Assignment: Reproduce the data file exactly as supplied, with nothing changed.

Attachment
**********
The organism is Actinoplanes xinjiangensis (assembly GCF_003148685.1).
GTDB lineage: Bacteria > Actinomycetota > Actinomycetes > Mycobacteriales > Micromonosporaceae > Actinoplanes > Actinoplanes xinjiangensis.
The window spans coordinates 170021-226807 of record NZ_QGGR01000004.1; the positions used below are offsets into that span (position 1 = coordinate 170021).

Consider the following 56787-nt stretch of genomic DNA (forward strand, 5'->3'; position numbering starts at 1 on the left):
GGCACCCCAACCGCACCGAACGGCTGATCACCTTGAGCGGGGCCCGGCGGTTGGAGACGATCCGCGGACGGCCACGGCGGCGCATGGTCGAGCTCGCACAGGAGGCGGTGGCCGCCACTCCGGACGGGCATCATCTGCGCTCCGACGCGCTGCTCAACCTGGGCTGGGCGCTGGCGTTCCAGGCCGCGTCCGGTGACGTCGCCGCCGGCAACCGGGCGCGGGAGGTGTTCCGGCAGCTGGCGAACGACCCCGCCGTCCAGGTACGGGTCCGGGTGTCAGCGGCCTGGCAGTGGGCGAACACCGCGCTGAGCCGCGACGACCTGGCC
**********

The organism is Actinoplanes xinjiangensis (assembly GCF_003148685.1).
GTDB lineage: Bacteria > Actinomycetota > Actinomycetes > Mycobacteriales > Micromonosporaceae > Actinoplanes > Actinoplanes xinjiangensis.
The window spans coordinates 170021-226807 of record NZ_QGGR01000004.1; the positions used below are offsets into that span (position 1 = coordinate 170021).

Consider the following 56787-nt stretch of genomic DNA (forward strand, 5'->3'; position numbering starts at 1 on the left):
GGCACCCCAACCGCACCGAACGGCTGATCACCTTGAGCGGGGCCCGGCGGTTGGAGACGATCCGCGGACGGCCACGGCGGCGCATGGTCGAGCTCGCACAGGAGGCGGTGGCCGCCACTCCGGACGGGCATCATCTGCGCTCCGACGCGCTGCTCAACCTGGGCTGGGCGCTGGCGTTCCAGGCCGCGTCCGGTGACGTCGCCGCCGGCAACCGGGCGCGGGAGGTGTTCCGGCAGCTGGCGAACGACCCCGCCGTCCAGGTACGGGTCCGGGTGTCAGCGGCCTGGCAGTGGGCGAACACCGCGCTGAGCCGCGACGACCTGGCC